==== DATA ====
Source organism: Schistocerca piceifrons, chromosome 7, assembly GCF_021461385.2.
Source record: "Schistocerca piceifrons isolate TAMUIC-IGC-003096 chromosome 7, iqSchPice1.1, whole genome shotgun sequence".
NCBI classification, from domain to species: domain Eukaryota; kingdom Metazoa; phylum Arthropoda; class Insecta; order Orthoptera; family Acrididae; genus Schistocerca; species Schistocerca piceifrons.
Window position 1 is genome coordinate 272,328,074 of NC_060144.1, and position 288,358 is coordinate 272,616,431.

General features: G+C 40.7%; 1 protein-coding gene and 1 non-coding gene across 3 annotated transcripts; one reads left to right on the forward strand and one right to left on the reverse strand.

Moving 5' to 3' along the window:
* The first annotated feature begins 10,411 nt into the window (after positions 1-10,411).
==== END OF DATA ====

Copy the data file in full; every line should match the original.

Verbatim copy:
Source organism: Schistocerca piceifrons, chromosome 7, assembly GCF_021461385.2.
Source record: "Schistocerca piceifrons isolate TAMUIC-IGC-003096 chromosome 7, iqSchPice1.1, whole genome shotgun sequence".
NCBI classification, from domain to species: domain Eukaryota; kingdom Metazoa; phylum Arthropoda; class Insecta; order Orthoptera; family Acrididae; genus Schistocerca; species Schistocerca piceifrons.
Window position 1 is genome coordinate 272,328,074 of NC_060144.1, and position 288,358 is coordinate 272,616,431.

General features: G+C 40.7%; 1 protein-coding gene and 1 non-coding gene across 3 annotated transcripts; one reads left to right on the forward strand and one right to left on the reverse strand.

Moving 5' to 3' along the window:
* The first annotated feature begins 10,411 nt into the window (after positions 1-10,411).